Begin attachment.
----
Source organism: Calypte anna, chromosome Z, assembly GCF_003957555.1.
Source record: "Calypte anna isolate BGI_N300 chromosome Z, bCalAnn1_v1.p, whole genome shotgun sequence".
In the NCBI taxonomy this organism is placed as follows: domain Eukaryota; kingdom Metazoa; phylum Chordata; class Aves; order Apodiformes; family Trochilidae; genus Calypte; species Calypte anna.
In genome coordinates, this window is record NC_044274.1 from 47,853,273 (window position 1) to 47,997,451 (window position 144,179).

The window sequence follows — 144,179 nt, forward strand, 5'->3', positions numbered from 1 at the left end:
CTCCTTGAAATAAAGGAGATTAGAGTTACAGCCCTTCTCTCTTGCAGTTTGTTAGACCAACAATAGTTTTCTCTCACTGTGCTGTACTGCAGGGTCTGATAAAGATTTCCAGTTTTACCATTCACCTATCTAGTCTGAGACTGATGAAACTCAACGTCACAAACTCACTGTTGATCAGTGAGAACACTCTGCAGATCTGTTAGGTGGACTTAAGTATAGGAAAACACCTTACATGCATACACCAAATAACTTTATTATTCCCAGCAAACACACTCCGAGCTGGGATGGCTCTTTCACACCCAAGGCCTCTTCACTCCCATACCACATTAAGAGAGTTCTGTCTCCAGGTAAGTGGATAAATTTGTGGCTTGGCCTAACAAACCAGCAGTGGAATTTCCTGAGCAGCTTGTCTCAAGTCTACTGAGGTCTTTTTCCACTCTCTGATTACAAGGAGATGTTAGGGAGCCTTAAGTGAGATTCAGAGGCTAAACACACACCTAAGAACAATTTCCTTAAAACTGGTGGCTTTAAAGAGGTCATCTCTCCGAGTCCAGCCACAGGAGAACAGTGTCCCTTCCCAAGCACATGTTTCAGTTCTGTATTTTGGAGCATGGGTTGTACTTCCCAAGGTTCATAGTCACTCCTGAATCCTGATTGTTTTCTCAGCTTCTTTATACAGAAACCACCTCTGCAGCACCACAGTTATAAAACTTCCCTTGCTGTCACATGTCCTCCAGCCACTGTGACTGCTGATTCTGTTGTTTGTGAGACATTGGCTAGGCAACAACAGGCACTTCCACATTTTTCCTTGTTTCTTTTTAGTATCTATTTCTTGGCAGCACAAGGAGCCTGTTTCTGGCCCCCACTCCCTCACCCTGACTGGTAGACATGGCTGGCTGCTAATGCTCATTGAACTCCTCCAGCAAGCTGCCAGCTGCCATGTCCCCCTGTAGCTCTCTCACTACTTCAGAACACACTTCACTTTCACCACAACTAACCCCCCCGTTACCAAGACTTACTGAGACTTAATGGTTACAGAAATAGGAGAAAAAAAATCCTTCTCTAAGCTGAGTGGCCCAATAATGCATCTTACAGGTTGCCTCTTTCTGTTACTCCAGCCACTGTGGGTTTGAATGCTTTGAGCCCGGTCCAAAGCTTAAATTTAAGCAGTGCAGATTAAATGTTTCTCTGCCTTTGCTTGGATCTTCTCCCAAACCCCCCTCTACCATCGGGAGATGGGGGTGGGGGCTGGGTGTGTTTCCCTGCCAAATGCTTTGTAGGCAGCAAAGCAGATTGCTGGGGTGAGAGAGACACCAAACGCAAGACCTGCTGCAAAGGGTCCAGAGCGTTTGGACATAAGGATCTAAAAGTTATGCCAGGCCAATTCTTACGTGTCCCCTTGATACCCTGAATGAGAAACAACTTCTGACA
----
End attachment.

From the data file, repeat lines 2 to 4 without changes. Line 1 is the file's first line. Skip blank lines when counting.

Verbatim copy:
Source record: "Calypte anna isolate BGI_N300 chromosome Z, bCalAnn1_v1.p, whole genome shotgun sequence".
In the NCBI taxonomy this organism is placed as follows: domain Eukaryota; kingdom Metazoa; phylum Chordata; class Aves; order Apodiformes; family Trochilidae; genus Calypte; species Calypte anna.
In genome coordinates, this window is record NC_044274.1 from 47,853,273 (window position 1) to 47,997,451 (window position 144,179).